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With victory at Rocket Mortgage, Tony Finau is first PGA Tour player to win consecutive tournaments in three years

Tony Finau ran away with the Rocket Mortgage Classic at Detroit Golf Club shooting a 5-under 67 for a five-shot victory.Mike Mulholland/Getty

Tony Finau ran away with the Rocket Mortgage Classic on Sunday at Detroit Golf Club to become the first PGA Tour player in three years to win consecutive regular-season events.

Finau closed with a 5-under-par 67 for a five-shot victory and a tournament-record 26-under 262 total. Taylor Pendrith (72), Patrick Cantlay (66), and rookie of the year front-runner Cameron Young (68) tied for second.

Finau coasted to his fourth career victory, a third title in 11-plus months. He was the 3M Open winner last week in Minnesota, where he rallied from five strokes back to win by three. Brendon Todd was the last to win two straight in the regular season, doing it in 2019.

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Finau, the Salt Lake City native with Tongan-Samoan heritage, began his stretch of success last August at The Northern Trust, where he had his first victory in five years and 142 PGA Tour starts.

Finau stopped another drought in Detroit, winning for the first time in six attempts when he had or shared the 54-hole lead in a PGA Tour event. With his sixth birdie at No. 17 and a closing par, he broke Nate Lashley’s tournament record of 25 under set in 2019 during the inaugural PGA Tour event.

The PGA Tour will close the regular season at the Wyndham Championship. Players on the bubble will have one last shot to finish in the top 125 of the FedEx Cup standings to earn a spot in the playoffs and a full card next season.

LIV Golf — Henrik Stenson’s decision that cost him the European Ryder Cup captaincy paid large and immediate dividends when he won the LIV Golf Invitational at Bedminster and picked up more than $4 million for three days’ work.

Staked to a three-shot lead going into the third and final round at Trump National, Stenson opened with a 20-foot birdie putt and never let anyone closer than two shots the rest of the way.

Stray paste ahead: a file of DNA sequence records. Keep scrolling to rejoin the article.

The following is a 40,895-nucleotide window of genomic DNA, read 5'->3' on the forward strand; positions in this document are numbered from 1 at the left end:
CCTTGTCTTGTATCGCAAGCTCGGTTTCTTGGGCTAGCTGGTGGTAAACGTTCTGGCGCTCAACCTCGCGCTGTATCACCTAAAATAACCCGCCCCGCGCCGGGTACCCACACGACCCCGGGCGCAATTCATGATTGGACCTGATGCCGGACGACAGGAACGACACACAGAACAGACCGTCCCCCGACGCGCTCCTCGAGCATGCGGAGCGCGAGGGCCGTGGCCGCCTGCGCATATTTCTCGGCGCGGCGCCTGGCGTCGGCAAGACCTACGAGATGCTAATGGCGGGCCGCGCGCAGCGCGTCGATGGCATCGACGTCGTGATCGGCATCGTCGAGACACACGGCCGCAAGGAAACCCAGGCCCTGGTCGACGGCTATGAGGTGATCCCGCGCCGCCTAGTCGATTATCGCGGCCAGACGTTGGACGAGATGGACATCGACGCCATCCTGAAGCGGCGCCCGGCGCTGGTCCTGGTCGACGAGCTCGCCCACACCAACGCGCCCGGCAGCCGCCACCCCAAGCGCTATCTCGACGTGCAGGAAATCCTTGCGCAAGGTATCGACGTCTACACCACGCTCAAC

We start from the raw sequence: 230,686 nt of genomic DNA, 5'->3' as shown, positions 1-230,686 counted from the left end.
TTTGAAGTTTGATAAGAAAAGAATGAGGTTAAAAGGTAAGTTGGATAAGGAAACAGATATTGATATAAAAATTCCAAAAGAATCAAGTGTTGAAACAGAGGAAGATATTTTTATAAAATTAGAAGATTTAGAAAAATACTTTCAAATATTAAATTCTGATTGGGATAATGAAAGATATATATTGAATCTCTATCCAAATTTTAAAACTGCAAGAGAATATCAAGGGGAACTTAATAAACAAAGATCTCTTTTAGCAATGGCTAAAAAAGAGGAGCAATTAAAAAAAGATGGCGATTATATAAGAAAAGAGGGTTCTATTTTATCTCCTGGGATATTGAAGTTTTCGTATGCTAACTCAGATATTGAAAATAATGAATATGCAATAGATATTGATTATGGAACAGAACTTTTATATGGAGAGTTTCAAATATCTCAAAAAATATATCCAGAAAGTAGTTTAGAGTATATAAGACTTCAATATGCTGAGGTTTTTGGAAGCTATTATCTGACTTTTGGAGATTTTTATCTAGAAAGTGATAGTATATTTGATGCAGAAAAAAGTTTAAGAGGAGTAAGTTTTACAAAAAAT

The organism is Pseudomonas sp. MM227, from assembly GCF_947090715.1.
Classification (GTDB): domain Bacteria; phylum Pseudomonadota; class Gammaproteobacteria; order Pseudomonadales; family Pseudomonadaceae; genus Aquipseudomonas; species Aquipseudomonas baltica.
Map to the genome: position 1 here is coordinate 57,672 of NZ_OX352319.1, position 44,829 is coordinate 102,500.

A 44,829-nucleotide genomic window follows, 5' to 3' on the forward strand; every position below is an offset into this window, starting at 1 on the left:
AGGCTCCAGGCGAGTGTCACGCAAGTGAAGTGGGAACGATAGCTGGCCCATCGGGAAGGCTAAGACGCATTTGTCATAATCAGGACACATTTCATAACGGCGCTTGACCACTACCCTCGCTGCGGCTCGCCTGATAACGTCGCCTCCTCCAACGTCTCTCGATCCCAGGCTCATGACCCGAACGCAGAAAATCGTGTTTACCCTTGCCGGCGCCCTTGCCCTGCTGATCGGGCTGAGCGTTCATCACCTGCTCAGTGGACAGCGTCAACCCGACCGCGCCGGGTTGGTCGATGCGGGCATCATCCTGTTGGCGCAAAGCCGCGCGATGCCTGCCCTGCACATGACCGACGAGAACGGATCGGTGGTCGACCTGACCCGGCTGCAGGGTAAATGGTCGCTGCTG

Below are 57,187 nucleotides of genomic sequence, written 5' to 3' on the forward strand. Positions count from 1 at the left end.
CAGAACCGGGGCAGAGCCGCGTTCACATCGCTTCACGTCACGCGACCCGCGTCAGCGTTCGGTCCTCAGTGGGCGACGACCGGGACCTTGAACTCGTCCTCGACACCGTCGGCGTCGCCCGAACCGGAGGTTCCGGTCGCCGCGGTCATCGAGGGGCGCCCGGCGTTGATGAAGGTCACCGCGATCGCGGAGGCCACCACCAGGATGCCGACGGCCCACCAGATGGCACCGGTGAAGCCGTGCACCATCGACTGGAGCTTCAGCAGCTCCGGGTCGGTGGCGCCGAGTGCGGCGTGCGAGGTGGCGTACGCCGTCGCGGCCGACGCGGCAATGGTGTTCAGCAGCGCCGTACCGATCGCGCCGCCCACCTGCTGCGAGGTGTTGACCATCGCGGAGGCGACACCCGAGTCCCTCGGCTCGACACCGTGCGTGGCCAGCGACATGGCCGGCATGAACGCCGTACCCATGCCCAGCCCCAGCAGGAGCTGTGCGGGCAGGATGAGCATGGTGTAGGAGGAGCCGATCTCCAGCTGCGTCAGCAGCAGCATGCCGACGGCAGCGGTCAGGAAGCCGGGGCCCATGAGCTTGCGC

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He closed with a 2-under 69 for a two-shot victory over Matthew Wolf (64) and Dustin Johnson, who birdied the last hole for a 68.

Henrik Stenson hits off the 17th tee during the final round of the Bedminster Invitational LIV Golf tournament Sunday in New Jersey.Seth Wenig/Associated Press

Stenson, five years removed from beating a field of more than 20 players, picked up $4 million for winning and an additional $375,000 for his team finishing second.

The big payoff — not including a signing bonus reported to be about $50 million — comes less than two weeks after the 46-year-old Swede decided to join the Saudi-funded LIV Golf series.

Stenson had pledged full support to the European tour when he became Ryder Cup captain and March, and the tour stripped him of the job four months later when he changed his mind.

“I guess we can agree I played like a captain,” Stenson said on the LIV Golf telecast.

He finished at 11-under 202.

Asked by the LIV-paid broadcaster if he felt validated by the win, Stenson chose not to engage and replied, “It’s been a good first week.”

The LIV Golf Invitational is off for a month during the FedEx Cup playoffs on the PGA Tour, returning over Labor Day weekend about an hour west of Boston.

LPGA — Ayaka Furue of Japan ran off six straight birdies in the middle of her round and rallied from a four-shot deficit with a 10-under 62 to win the Women’s Scottish Open for her first LPGA Tour title.

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A seven-time winner on the Japan LPGA — once as an amateur — Furue became the second rookie to win on the LPGA Tour this year, and she did it in style at Dundonald Links in Irvine, Scotland.

Ayaka Furue poses for a selfie at the 18th green with the trophy after capturing the Women's Scottish Open on Sunday.Mark Runnacles/Getty

Starting the final round four shots behind Celine Boutier of France, the 22-year-old finished the front nine with four straight birdies and added two more to start the back nine. She never let up, playing bogey-free to win by three.

“I was four shots back. I thought it would be difficult to catch the top, good players. But I’m very happy I played good golf and I was able to come out as a winner,” Furue said. “I had the right mind-set. I thought I had to go low, and I played very well.”

Boutier was still in good shape until making three bogeys on the back nine for a 69.

“I started making some bogeys and I feel like it’s not easy, playing in the final group. Then obviously when someone just has their day, you just can’t do anything about it really,” she said.

Furue finished at 21-under 267 and won $300,000.

Hyo Joo Kim (66) and Cheyenne Knight (67) tied for third, four shots behind. Lydia Ko, the 36-hole leader, faded to a 71-71 weekend and tied for fifth.

European — American Sean Crocker held off a spirited challenge from Eddie Pepperell to claim his first European tour title with a wire-to-wire victory in the Hero Open in Scotland. Crocker carded a final-round 68 at Fairmont St Andrews to finish 22-under par and a shot ahead of Pepperell, who had piled on the pressure with a closing 65.

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